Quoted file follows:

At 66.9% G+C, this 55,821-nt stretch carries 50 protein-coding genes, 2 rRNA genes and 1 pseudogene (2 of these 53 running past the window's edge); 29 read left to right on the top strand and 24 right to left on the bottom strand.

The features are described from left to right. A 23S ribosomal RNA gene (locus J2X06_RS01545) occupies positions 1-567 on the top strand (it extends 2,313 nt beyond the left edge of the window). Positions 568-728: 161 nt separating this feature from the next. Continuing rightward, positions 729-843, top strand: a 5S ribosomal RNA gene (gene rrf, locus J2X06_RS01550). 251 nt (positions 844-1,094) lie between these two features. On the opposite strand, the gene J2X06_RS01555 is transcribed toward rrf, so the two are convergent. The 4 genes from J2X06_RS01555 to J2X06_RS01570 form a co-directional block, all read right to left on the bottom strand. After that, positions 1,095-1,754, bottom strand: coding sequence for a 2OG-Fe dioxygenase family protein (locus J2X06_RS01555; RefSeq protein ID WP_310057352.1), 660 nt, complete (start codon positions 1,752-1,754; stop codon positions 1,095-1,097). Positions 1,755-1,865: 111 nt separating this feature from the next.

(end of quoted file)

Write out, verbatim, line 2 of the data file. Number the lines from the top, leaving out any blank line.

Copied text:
The features are described from left to right. A 23S ribosomal RNA gene (locus J2X06_RS01545) occupies positions 1-567 on the top strand (it extends 2,313 nt beyond the left edge of the window). Positions 568-728: 161 nt separating this feature from the next. Continuing rightward, positions 729-843, top strand: a 5S ribosomal RNA gene (gene rrf, locus J2X06_RS01550). 251 nt (positions 844-1,094) lie between these two features. On the opposite strand, the gene J2X06_RS01555 is transcribed toward rrf, so the two are convergent. The 4 genes from J2X06_RS01555 to J2X06_RS01570 form a co-directional block, all read right to left on the bottom strand. After that, positions 1,095-1,754, bottom strand: coding sequence for a 2OG-Fe dioxygenase family protein (locus J2X06_RS01555; RefSeq protein ID WP_310057352.1), 660 nt, complete (start codon positions 1,752-1,754; stop codon positions 1,095-1,097). Positions 1,755-1,865: 111 nt separating this feature from the next.